A domino is a tile with a number of dots or spots on its face. These dots, also known as pips, indicate the value of the domino when it is placed on the edge of another tile. A domino with more pips is considered to be of higher rank than a domino with fewer pips. A domino may be made of a variety of materials, including bone, silver lip ocean pearl oyster shell (mother of pearl), ivory, and dark hardwoods such as ebony. The most common dominoes in the United States are molded from clay or bakelite, while those produced in Europe and Asia often have a more elegant look.

Many children enjoy using dominoes as toys by stacking them on end in long lines. When one domino is tipped over, it causes the next domino in the line to tip, and so on. If done carefully, the entire row of dominoes can fall in a very complicated fashion. Such a sequence of events has led to the term “domino effect,” which describes an event that starts with a small action and results in much larger, often dramatic consequences.

Dominoes can be used to play a wide range of games, both competitive and cooperative. The rules for the games depend on how the dominoes are arranged and how many players are playing. Most domino games are played with a set of tiles, called a set of dominoes or simply a set, which includes all the pieces needed for that game. Some of the most popular domino games are bidding games, blocking games, scoring games, and a few positional games.

The most basic domino games are called block-and-draw. The dominoes are shuffled and then each player draws a hand of the pieces required for the game, usually seven. The remaining dominoes are left behind, either on the table or, more commonly, in a boneyard, or “stock.” The player who wins the most points by the end of the game is declared the winner.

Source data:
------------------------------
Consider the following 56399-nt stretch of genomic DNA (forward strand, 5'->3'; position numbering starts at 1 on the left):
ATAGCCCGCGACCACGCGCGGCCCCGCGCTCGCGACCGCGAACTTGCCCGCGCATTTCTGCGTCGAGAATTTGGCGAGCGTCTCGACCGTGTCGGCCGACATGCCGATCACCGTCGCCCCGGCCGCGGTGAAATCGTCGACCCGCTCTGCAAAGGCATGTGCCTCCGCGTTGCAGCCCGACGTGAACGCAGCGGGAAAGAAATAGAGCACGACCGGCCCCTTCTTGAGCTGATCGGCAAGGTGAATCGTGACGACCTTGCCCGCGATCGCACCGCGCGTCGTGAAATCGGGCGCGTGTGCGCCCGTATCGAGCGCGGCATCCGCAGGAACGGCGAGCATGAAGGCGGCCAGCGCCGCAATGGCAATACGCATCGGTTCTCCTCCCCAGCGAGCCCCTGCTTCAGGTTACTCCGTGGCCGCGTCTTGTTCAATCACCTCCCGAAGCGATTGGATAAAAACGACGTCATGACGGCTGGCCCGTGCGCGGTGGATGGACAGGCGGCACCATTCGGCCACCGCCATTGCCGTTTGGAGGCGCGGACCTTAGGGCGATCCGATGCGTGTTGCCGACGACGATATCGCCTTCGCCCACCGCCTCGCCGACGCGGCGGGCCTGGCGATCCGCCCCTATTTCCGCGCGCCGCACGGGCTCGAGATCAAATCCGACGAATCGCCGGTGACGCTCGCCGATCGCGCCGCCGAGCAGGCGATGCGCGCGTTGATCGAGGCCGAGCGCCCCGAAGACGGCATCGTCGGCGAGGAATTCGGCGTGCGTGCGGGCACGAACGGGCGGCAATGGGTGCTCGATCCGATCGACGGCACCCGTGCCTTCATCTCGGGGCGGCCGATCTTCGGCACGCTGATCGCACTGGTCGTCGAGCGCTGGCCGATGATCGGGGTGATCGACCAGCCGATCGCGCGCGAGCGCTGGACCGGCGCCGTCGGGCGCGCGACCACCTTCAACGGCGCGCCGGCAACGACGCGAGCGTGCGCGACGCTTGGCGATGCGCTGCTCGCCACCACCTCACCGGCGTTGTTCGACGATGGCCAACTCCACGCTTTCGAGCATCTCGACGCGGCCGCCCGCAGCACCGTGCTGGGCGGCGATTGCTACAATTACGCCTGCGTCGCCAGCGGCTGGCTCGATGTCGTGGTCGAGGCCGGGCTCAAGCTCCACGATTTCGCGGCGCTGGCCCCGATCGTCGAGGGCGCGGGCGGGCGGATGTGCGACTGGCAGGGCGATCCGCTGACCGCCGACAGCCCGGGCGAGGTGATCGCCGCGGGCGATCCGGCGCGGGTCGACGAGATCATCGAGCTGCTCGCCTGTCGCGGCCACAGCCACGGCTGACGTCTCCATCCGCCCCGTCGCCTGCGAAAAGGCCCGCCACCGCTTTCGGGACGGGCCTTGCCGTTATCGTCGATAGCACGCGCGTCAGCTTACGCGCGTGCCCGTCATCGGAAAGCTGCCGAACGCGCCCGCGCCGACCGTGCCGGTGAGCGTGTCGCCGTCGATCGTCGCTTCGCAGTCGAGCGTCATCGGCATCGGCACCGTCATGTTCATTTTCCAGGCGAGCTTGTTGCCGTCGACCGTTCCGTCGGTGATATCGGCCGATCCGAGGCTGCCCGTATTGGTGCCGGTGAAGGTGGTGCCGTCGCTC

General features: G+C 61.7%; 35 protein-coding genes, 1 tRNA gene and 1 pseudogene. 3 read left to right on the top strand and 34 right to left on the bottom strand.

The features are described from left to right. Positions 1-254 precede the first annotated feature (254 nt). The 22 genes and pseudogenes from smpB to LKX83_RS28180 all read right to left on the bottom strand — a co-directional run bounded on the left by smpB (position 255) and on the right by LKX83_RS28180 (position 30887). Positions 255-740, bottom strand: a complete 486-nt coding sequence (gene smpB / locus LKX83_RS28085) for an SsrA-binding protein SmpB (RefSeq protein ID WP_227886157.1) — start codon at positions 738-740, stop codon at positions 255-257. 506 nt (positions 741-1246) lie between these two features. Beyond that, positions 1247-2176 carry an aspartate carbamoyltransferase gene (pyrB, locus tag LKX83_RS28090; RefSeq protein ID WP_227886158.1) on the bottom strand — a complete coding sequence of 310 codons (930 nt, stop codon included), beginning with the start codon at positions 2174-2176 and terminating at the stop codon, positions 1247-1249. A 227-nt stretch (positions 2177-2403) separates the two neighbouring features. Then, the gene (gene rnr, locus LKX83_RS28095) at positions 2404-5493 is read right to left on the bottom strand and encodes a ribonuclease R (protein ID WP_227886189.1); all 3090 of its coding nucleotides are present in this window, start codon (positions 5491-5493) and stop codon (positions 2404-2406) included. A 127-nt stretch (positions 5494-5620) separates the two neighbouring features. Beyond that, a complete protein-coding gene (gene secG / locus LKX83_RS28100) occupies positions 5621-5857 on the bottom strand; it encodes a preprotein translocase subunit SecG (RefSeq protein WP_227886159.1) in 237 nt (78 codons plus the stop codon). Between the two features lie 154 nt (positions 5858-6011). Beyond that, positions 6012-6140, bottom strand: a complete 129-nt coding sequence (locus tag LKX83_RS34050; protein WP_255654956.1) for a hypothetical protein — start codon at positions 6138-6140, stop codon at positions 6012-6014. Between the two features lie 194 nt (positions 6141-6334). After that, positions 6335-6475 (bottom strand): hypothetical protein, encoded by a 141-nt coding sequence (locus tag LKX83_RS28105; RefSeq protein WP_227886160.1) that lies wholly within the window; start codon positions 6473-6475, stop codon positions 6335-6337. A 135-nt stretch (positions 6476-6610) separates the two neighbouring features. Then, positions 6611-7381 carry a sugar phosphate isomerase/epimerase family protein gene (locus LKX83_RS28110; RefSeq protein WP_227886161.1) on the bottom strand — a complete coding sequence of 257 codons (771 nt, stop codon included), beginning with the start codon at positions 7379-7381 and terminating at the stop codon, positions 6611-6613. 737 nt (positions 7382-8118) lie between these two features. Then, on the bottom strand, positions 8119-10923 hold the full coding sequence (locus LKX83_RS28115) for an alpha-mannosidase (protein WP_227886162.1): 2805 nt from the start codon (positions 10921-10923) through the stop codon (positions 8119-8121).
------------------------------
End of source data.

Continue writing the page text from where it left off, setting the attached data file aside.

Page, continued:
A basic rule of domino is that a tile must be played so that its open ends match. This is referred to as a “match.” In some games, matching the two sides of a double may be necessary. The value of a double can be determined by the numbers on the two ends, or by counting the pips on both ends.

Most domino sets consist of twenty-six dominoes, with each domino containing six pips on each of its two open ends. However, there are many different extensions for the set, which increase the number of available combinations of pips on each end.

The reason why a domino’s pips create the chain reaction when the domino is tipped over is that the top of the domino has potential energy, or stored energy based on its position on the surface of the table. When a domino is tipped over, the potential energy is converted to kinetic energy and this pushes on the next domino in the line until it, too, falls over.

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